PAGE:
Getting Home

Alaska, they say, starts fifty miles outside of Anchorage. That speaks to the truly metropolitan feel of the largest city in the state. Truthfully, it is much closer than that. Chugach State Park just east of the municipality is as wild as Yellowstone and mostly accessible only by foot. Eklutna Lake, Peters Creek, and Eagle River are trailheads, and you can find places to land an airplane up near Lake George.sleeping-lady

The park is controlled wilderness. West of Anchorage is Mt. Susitna, better known locally as Sleeping Lady. There is a Native legend about the mountain involving a tribe of giants, and the mountain is the lady giant awaiting the return of her man. As luck would have it, Hawaii has a male version of a similar story.

Getting Home is as Alaskan as it gets. Don Sackett joins his friend John on a fly-in moose hunting trip to the upper reaches of the Yentna River, just south of the Denali Park, west of Mt. Yenlo, and north of Johnson Creek. One of the things that often kill bush pilots is the idea they “have” to be some place, and Don has a plane to catch to Seattle. Weathered in for most of a week, there is a lull and looks like an opportunity to get back to Willow in time to catch his flight.

Weather is always a tricky thing, and the break in the weather gave hope. Only it was caused by a strong frontal system from the southeast that creates a rare, late-season line of training thunderstorms, which force our pilot farther and farther south and west—eventually trapping him against Mt. Susitna, where darkness and storm cause him to lose sight of the ground.

Aircraft accidents are almost always a result of several things going wrong, one after another. Don is flying in a newly rebuilt Piper Super Cub that he is not totally familiar with, and on top of weather, he experiences electrical failure and loss of communications. Turbulence forces him to keep his hands, feet, and mind on flying the light aircraft rather than troubleshooting the electrical failure, which might easily have been a fuse or breaker and quickly remedied.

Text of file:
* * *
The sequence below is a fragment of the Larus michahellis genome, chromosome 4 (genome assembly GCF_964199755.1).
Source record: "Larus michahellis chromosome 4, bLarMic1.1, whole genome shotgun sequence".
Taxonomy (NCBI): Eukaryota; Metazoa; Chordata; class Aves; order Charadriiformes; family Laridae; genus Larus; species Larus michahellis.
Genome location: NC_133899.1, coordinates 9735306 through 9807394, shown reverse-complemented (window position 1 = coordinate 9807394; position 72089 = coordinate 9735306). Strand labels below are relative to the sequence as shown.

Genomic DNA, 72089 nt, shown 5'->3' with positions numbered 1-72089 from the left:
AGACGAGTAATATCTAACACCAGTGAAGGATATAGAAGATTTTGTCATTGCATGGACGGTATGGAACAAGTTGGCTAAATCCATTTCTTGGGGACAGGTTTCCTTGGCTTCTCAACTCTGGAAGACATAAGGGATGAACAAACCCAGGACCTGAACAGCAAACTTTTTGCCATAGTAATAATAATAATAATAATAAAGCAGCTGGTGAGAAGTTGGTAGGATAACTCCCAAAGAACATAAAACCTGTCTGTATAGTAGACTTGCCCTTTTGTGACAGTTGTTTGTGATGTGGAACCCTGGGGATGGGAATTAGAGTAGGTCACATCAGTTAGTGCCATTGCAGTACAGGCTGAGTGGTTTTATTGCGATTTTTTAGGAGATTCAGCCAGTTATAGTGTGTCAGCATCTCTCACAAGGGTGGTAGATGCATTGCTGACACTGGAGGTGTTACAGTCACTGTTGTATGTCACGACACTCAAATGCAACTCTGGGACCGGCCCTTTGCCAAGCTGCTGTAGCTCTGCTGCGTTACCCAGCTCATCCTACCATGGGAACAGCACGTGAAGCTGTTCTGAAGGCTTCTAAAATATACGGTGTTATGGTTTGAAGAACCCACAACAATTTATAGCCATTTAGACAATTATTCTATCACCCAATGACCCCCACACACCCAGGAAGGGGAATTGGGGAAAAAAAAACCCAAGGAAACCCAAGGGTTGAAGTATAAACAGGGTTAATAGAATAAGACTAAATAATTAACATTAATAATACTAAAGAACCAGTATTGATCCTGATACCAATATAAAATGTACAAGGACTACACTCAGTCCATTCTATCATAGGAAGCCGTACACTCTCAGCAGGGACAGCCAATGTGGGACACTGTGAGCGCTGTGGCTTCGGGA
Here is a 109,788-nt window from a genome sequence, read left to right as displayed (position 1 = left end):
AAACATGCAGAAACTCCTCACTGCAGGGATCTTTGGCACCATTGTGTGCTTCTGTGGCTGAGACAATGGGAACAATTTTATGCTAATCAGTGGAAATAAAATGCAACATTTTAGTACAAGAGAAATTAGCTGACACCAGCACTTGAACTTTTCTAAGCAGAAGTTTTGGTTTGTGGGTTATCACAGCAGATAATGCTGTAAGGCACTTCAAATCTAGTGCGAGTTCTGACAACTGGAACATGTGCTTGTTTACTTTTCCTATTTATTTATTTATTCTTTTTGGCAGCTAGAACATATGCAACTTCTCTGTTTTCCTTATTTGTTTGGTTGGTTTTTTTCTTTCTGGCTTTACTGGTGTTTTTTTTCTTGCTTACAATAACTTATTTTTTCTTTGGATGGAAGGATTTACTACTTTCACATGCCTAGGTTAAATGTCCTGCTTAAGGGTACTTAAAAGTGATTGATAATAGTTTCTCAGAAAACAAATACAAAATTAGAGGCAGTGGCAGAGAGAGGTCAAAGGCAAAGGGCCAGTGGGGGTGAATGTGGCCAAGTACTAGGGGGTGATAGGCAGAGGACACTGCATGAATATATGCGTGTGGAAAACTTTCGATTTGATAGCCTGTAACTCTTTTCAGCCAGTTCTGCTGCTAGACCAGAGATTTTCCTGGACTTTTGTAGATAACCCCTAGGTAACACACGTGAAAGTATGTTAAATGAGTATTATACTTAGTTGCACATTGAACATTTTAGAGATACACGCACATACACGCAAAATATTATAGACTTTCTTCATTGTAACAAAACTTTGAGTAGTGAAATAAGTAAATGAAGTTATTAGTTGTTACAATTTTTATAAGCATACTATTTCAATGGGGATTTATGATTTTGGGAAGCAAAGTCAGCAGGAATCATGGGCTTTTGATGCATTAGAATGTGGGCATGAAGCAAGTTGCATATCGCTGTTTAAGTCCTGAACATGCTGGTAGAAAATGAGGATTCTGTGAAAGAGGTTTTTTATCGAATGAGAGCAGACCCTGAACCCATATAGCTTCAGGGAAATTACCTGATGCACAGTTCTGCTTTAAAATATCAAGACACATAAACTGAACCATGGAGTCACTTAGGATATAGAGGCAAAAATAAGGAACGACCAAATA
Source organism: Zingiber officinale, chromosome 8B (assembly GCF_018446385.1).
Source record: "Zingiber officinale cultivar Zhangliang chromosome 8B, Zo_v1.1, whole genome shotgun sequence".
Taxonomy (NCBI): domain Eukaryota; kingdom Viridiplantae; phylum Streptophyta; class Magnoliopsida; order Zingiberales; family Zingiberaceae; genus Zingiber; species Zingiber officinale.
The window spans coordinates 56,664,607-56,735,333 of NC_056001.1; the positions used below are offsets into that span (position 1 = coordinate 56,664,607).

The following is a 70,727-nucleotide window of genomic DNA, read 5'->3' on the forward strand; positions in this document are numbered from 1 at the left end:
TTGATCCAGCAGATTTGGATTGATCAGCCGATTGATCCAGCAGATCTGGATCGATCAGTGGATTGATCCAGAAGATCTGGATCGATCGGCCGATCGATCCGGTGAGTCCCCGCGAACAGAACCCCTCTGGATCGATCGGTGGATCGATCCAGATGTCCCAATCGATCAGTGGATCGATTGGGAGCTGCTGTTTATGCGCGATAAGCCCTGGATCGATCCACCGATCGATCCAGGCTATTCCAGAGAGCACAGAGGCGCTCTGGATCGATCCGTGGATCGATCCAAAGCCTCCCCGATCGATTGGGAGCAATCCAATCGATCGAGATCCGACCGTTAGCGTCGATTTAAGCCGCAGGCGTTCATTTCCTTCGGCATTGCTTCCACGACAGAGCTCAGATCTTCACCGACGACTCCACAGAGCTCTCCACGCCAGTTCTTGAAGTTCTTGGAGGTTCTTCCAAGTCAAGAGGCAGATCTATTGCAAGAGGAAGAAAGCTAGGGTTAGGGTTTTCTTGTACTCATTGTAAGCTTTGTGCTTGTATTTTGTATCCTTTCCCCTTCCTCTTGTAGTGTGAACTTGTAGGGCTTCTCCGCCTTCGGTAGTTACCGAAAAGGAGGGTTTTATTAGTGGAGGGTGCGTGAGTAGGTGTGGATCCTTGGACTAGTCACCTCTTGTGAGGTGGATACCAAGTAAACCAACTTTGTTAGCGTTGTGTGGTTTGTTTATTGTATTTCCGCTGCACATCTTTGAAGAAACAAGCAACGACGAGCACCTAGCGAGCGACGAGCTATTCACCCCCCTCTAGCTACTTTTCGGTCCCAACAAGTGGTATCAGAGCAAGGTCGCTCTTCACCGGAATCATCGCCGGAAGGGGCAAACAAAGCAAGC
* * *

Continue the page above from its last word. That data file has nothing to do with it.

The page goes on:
The average pilot in such situations, often as not, crashes within minutes of losing sight of the horizon. Rising land mass and no way to see it, Don flies, first, over a clandestine drug lab run by the Hell’s Angels, then shortly beyond into the trees. His flight inpiper-pa-18-super-cub-tundrastructors always said it wasn’t the flying that killed you, it was the sudden stop. In pilot jargon, you are considered “down” once you have exceeded the time it would take for the plane to use the available fuel. Six hours is about the flying time for a fully fueled Cub with standard tanks to run out of gas; after that, gravity will win.

Don manages a good landing as the plane rips apart around him, eventually impaling the largest portion of the wreck on a spruce tree just off the ground. After several hours in and out of consciousness, he manages to extricate himself from the wreck and, although suffering a concussion and severe bruising, manages to walk away. In the life of a pilot, any landing you can walk away from was a good landing.

The ever-vigilant Hell’s Angels hear the plane go over in the storm and suspect that it has crashed. A search is undertaken to hide the wreck and make certain there were no survivors. Besides the drug business to protect, they have a special guest in camp suspected of being an informant for the FBI—a prostitute named Jody was being held and questioned with the expectation that her flight in had been a one-way trip.

Don is left to wonder why he has survived and, seemingly, accidentally avoided detection by the Angels. Then, Jody manages to escape into the wilderness, not dressed for the cold, and stumbles into Don’s life nearly frozen and with bikers now looking for them both. Chances of survival are slim to none without God’s help.

Don has his hands full and Getting Home gets even more interesting. A tale of survival, crime Alaska style, and just Sackett’s run of the mill luck makes a hell of a story. A story that brings you into the epic beauty of Alaska’s wilderness and the deadliness that comes from living on the Last Frontier.

Coming Soon!

 

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